By the time we got to the actual ride we had already hit the beginning of that Fast Pass window and the 60 minute timer began.
Now Disney parks are fairly crowded any time of year, but you can imagine the extra bodies present due to it being spring break for many.
With girlfriend and daughter behind me in tow we expertly bobbed and weaved amongst the human obstacles and made the fairly long trek to the exit in record time.
Originally I had anticipated taking the free Disney bus to travel between the parks.
However I knew the odds that the bus would leave immediately upon us getting there were slim to none and I was already running out of precious time.
So I quickly made the executive decision to hire a taxi to drive us to Animal Kingdom and ended up paying $23.
This decision, in retrospect, was indeed the right one.
We were dropped off at the entrance, went through security, and then made another long trek to the Pandora section of the Animal Kingdom and was able to scan our wrist bands before the deadline of 3:15 pm.
My daughter, who apparently was feeling the effects of two long hikes and skipping lunch, was apparently dying on me and had to be resuscitated from a local vendor with chips and drinks (okay I admit, the rest of us needed it as well): $17.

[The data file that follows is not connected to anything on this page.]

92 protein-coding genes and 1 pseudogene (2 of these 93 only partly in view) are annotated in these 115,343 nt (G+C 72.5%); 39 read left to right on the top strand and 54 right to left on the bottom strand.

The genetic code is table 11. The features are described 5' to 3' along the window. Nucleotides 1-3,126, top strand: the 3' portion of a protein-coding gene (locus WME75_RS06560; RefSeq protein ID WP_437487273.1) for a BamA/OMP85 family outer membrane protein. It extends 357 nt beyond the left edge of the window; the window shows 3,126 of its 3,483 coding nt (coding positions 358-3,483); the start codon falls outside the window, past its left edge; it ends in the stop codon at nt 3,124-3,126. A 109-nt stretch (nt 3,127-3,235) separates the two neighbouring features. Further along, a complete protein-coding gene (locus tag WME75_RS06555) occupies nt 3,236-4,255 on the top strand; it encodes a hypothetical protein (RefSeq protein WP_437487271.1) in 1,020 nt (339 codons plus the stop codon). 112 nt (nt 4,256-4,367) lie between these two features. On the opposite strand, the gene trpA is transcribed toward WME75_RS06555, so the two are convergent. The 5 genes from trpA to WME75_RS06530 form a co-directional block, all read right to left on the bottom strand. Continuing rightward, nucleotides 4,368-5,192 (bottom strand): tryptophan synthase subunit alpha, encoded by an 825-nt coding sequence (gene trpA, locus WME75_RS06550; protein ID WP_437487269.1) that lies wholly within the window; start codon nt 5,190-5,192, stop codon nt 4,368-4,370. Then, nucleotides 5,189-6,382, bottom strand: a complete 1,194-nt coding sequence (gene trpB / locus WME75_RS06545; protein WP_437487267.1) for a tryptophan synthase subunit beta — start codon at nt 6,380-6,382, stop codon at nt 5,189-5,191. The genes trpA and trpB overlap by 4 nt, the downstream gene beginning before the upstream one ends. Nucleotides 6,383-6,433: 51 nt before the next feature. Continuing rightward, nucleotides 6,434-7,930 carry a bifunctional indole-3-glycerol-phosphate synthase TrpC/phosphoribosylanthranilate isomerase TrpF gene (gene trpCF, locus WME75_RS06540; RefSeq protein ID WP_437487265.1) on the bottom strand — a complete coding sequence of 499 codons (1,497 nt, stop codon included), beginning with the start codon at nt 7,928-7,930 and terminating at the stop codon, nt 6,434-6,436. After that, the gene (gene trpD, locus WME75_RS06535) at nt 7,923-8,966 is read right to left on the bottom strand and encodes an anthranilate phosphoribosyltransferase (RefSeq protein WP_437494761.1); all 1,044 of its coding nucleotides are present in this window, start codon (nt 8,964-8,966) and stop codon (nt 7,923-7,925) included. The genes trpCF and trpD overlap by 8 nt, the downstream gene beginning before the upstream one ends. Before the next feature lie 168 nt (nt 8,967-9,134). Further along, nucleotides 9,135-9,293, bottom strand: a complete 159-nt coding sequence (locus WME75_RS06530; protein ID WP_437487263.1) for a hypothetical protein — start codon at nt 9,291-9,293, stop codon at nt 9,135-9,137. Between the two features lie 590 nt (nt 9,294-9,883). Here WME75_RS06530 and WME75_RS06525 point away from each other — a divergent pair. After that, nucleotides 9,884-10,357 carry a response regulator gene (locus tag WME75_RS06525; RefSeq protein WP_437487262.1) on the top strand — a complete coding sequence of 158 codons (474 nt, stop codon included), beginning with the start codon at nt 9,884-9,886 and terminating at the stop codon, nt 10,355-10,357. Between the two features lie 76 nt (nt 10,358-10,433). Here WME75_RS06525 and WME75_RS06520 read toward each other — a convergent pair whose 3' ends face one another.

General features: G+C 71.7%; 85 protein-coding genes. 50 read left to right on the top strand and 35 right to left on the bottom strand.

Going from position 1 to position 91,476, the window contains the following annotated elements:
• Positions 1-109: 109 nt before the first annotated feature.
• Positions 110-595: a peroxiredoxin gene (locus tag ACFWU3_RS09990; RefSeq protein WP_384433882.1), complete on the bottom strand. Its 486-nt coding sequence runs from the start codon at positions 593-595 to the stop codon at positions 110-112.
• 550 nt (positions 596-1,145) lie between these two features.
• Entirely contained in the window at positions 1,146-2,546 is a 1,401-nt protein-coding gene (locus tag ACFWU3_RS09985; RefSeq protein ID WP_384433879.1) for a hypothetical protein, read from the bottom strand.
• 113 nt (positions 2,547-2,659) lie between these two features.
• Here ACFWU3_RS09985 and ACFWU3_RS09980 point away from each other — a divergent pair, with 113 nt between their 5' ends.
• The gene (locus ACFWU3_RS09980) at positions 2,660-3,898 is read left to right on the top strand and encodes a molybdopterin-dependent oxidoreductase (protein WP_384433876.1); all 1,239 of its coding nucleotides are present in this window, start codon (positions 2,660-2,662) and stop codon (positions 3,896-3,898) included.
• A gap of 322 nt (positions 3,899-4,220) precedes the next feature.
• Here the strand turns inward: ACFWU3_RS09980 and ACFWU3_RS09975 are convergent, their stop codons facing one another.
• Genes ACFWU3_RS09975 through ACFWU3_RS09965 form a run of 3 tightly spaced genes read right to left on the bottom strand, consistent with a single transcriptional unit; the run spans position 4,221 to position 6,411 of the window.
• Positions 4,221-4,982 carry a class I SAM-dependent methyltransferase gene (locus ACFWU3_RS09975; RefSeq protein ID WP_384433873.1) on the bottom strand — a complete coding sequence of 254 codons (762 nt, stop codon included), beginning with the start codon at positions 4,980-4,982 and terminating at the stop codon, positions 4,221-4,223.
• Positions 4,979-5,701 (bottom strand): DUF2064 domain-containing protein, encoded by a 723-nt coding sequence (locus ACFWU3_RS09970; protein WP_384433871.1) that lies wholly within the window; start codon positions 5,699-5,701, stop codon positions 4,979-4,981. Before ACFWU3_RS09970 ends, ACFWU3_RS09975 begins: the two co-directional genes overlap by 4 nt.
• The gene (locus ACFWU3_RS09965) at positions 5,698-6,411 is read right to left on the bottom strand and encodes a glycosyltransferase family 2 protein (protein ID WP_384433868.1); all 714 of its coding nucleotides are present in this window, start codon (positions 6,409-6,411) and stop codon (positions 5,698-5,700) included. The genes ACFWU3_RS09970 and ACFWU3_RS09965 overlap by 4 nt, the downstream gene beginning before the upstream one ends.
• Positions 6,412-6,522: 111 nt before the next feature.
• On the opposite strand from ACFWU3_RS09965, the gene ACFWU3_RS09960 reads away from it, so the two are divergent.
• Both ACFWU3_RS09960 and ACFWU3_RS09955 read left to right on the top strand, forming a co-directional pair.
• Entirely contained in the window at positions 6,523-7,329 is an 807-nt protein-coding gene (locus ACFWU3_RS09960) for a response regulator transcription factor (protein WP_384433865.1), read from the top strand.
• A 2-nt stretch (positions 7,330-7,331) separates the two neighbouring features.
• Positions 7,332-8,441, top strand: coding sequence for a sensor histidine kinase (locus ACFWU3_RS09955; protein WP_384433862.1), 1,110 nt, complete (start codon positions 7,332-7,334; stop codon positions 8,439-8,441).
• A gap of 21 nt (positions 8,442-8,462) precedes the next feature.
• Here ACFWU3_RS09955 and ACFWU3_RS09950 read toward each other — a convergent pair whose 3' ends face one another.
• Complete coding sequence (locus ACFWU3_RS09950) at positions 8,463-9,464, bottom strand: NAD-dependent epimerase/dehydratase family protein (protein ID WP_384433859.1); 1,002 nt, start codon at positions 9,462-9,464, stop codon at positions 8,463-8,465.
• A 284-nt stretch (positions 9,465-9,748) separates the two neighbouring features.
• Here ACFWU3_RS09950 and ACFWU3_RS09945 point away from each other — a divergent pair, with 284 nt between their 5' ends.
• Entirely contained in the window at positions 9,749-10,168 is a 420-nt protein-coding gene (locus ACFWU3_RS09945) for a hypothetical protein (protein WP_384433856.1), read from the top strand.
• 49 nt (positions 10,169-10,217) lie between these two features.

I will tell you The Flight of Passage ride was absolutely spectacular.
My daughter even ranked this attraction higher than any at Universal Studios (the first Disney ride to do so in her opinion).
It truly was an amazing, immersive experience, and the technology made you feel like you were in Pandora flying (it is like the Soarin’ Ride at Epcot on steroids).
When we finished the ride we had to exit through the gift shop (a clever design by Disney) and there was quite a lot of amazing souvenirs to choose from.
I originally gave my daughter $100 of spending money for the entire trip.
There was one item in the Avatar gift shop that caught both of our eyes and I knew she would balk because she did not want to spend the majority of her cash on one item.
It was the “Create your own Na’vi Avatar Action Figure,” where they do a facial scan and then create a doll for you to take home.